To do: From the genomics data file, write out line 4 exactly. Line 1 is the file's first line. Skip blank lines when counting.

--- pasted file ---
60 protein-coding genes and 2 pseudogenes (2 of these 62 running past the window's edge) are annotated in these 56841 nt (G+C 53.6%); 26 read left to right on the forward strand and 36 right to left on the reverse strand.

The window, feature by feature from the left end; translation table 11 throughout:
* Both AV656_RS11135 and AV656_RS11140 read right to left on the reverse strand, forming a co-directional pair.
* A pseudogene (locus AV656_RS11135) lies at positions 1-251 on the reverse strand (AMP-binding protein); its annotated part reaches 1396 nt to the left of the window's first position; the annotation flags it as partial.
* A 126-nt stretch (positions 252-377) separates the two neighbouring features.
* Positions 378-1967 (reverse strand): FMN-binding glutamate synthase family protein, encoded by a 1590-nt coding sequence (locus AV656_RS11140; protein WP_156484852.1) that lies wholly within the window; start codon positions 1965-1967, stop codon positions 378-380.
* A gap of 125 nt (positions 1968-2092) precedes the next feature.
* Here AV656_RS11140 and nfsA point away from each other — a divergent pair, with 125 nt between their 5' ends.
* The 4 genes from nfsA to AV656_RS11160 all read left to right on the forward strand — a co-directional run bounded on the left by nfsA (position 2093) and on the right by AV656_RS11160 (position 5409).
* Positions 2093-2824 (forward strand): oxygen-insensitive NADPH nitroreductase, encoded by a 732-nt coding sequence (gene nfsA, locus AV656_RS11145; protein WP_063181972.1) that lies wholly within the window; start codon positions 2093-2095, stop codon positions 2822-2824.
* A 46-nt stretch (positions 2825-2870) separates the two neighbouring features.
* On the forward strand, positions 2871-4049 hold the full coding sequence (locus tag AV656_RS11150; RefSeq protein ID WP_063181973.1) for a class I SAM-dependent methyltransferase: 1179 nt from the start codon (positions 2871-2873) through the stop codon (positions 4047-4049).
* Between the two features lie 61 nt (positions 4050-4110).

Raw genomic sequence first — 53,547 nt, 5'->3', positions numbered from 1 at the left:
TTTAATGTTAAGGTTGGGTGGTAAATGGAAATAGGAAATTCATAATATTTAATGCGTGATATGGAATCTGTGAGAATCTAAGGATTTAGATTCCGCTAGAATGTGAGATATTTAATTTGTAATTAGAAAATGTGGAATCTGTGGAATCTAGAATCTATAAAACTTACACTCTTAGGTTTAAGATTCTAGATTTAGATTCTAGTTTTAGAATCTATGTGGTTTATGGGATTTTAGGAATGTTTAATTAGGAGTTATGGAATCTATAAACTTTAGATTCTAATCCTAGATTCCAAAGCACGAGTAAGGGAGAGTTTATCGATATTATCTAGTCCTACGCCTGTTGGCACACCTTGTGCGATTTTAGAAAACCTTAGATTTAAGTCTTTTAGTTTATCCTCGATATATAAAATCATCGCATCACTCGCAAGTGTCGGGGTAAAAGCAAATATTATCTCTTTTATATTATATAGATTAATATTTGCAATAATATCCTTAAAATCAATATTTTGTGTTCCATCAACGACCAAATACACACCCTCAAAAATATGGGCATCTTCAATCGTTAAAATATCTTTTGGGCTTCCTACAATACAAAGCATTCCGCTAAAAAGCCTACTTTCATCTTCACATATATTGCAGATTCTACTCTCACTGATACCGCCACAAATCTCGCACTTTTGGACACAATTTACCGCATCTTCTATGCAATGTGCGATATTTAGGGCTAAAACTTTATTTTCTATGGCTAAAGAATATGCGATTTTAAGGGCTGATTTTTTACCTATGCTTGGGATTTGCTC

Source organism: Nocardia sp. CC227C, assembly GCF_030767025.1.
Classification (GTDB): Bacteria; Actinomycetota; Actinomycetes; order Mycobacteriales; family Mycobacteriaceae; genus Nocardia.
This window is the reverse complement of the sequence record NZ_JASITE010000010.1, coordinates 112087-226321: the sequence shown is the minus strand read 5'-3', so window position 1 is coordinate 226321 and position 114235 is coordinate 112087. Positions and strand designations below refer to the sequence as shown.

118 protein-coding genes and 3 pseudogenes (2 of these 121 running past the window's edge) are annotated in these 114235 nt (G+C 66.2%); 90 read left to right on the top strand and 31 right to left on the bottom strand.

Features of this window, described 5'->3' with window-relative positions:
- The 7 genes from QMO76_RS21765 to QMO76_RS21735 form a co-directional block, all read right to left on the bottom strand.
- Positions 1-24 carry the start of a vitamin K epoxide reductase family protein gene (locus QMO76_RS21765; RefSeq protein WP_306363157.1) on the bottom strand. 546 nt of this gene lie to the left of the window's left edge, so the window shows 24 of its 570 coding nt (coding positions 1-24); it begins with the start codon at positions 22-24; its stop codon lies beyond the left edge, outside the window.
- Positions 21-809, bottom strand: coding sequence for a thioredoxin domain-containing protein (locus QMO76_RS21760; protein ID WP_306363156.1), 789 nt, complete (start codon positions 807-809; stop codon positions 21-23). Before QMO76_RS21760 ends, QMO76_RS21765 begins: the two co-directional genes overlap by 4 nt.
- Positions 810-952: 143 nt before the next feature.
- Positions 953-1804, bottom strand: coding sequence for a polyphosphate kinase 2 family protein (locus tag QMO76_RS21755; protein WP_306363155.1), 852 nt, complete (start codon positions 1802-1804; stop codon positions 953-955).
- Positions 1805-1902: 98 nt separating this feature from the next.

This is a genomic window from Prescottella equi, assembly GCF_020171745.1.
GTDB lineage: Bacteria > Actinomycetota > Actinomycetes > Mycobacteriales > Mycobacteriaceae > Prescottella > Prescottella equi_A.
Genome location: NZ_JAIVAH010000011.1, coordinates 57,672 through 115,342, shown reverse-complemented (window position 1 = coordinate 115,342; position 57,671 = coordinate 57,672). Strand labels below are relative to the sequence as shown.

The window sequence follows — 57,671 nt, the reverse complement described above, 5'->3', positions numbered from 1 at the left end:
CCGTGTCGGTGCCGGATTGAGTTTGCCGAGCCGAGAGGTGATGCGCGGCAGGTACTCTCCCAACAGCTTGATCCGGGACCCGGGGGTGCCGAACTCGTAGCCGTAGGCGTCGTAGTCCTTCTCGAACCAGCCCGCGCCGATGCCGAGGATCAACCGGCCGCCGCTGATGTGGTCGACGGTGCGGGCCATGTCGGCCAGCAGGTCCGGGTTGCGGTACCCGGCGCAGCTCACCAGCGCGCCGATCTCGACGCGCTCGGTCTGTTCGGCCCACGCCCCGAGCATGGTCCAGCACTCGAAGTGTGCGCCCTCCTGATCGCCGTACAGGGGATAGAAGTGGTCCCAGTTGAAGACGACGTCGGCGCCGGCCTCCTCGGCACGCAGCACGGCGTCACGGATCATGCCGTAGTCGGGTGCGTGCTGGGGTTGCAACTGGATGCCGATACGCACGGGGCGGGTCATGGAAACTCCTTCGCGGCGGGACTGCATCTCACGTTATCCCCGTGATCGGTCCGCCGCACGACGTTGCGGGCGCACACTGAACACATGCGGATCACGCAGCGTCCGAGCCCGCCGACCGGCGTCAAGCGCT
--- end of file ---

* A pseudogene (locus AV656_RS11135) lies at positions 1-251 on the reverse strand (AMP-binding protein); its annotated part reaches 1396 nt to the left of the window's first position; the annotation flags it as partial.